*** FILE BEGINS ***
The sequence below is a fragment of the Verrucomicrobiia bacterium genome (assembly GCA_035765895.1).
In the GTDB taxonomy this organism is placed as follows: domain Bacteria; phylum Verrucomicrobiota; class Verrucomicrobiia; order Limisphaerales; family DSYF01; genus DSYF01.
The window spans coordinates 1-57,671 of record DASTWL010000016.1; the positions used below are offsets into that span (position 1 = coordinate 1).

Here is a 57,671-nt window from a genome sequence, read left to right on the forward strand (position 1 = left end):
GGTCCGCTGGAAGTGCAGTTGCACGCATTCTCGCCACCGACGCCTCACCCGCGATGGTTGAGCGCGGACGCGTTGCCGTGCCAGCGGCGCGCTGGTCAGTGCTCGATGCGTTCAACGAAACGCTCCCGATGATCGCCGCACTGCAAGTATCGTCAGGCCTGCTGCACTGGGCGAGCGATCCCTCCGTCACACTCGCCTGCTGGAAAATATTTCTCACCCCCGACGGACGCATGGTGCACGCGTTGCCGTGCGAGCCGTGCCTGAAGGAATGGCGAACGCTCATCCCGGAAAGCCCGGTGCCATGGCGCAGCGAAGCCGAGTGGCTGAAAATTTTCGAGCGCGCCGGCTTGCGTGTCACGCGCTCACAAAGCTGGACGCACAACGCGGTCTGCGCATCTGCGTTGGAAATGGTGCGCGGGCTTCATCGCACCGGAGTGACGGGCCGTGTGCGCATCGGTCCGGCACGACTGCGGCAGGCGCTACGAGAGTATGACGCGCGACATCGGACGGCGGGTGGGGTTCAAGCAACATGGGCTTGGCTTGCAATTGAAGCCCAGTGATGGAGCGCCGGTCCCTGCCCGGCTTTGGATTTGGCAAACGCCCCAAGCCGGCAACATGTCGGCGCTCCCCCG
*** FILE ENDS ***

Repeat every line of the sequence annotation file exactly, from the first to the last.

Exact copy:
The sequence below is a fragment of the Verrucomicrobiia bacterium genome (assembly GCA_035765895.1).
In the GTDB taxonomy this organism is placed as follows: domain Bacteria; phylum Verrucomicrobiota; class Verrucomicrobiia; order Limisphaerales; family DSYF01; genus DSYF01.
The window spans coordinates 1-57,671 of record DASTWL010000016.1; the positions used below are offsets into that span (position 1 = coordinate 1).

Here is a 57,671-nt window from a genome sequence, read left to right on the forward strand (position 1 = left end):
GGTCCGCTGGAAGTGCAGTTGCACGCATTCTCGCCACCGACGCCTCACCCGCGATGGTTGAGCGCGGACGCGTTGCCGTGCCAGCGGCGCGCTGGTCAGTGCTCGATGCGTTCAACGAAACGCTCCCGATGATCGCCGCACTGCAAGTATCGTCAGGCCTGCTGCACTGGGCGAGCGATCCCTCCGTCACACTCGCCTGCTGGAAAATATTTCTCACCCCCGACGGACGCATGGTGCACGCGTTGCCGTGCGAGCCGTGCCTGAAGGAATGGCGAACGCTCATCCCGGAAAGCCCGGTGCCATGGCGCAGCGAAGCCGAGTGGCTGAAAATTTTCGAGCGCGCCGGCTTGCGTGTCACGCGCTCACAAAGCTGGACGCACAACGCGGTCTGCGCATCTGCGTTGGAAATGGTGCGCGGGCTTCATCGCACCGGAGTGACGGGCCGTGTGCGCATCGGTCCGGCACGACTGCGGCAGGCGCTACGAGAGTATGACGCGCGACATCGGACGGCGGGTGGGGTTCAAGCAACATGGGCTTGGCTTGCAATTGAAGCCCAGTGATGGAGCGCCGGTCCCTGCCCGGCTTTGGATTTGGCAAACGCCCCAAGCCGGCAACATGTCGGCGCTCCCCCG